The Varsity Seven sides — full of delights — recorded in December 1939 and January 1940 — haven’t received the admiration they deserve.  Hawkins’ admiring biographer, the diligent John Chilton, calls them “a pastiche of Dixieland.”  I disagree.

The Varsity label (please note the transparent pseudonyms for Hawkins and Carter) was run by Eli Oberstein, and it never seems to have been entirely out in the open.  I don’t know that Oberstein was the equal of Herman Lubinsky of Savoy, but Eli seems to have been ingenious in his dealings.  I believe the masters of these and other sessions were bought by Savoy, and thus the trail to licit reissues is complex.  Were they Victor sessions, they would have been available straightforwardly for decades now, including “official” CD issue.

Another side-note is that the session — one or both? — was co-produced by Leonard Feather and Warren Scholl, which may account for a Feather composition being there.  I knew two sides from this date because my Long Island friend Tom Piazza played them for me, forty-plus years ago: SHAKE IT AND BREAK IT and A PRETTY GIRL IS LIKE A MELODY.  I don’t know where each of the musicians was working in 1939-40, whether Fifty-Second Street or Cafe Society or uptown, but they come together to create great jazz.  Cheerful Jeanne Burns (known for work with Adrian Rollini and Wingy Manone) is a liability, but we’ve all heard less polished singers.  Here’s the information for the first session.

Benny Carter, trumpet, alto saxophone; Danny Polo, clarinet; Coleman Hawkins, tenor saxophone; Joe Sullivan, piano; Ulysses Livingston, guitar, vocal; Artie Bernstein, string bass; George Wettling, drums; Jeanne Burns, vocal.  New York, December 14, 1939.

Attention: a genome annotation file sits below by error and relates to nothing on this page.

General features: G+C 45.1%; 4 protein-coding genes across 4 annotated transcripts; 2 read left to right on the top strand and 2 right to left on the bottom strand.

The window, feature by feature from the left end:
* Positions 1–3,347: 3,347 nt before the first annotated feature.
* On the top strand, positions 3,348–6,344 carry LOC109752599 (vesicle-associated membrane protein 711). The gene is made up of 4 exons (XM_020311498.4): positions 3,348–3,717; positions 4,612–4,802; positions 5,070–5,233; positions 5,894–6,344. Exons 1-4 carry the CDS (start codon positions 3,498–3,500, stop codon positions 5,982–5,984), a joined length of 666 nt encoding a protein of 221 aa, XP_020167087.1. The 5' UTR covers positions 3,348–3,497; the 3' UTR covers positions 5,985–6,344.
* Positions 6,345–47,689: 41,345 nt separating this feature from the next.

IT’S TIGHT LIKE THAT (Burns, vocal).  The first two choruses — bless Sullivan and Wettling, who are bringing Jimmy Ryan’s to a record date or doing the Commodore? — are flawless.  Ms. Burns has pitch trouble, but I concentrate on Sullivan behind her.  Polo and Livingston (the latter sounding much like a sweet Teddy Bunn) aren’t derailed by the young lady, and then Hawkins charges in, “I’m back from Europe, and let me remind you who is still King!”  My idea of perfection is of course subjective, but the instrumental portions of this recording stand up with any other of this period:

EASY RIDER (Burns, Livingston, vocal).  Hawkins starts off rhapsodically, and is then relieved by Polo, whose sound in itself is an aural landscape, no matter how simple his phrases.  (In this, he reminds me of poets Joe Marsala, Raymond Burke, and Edmond Hall.)  Ms. Burns Is much more at ease at this tempo and in this range, and her unusual mixture of Mae West and Mildred Bailey is her most successful vocal.  Livingston’s vaudeville couplets are harmlessly archaic counterpoint, leading in to an ensemble where Carter and Polo take up most of the space, leaving Hawkins little to do.  One must admire the lovely drumming of Wettling — and how beautifully Artie Shapiro’s bass comes through — before the consciously “old-timey” ending: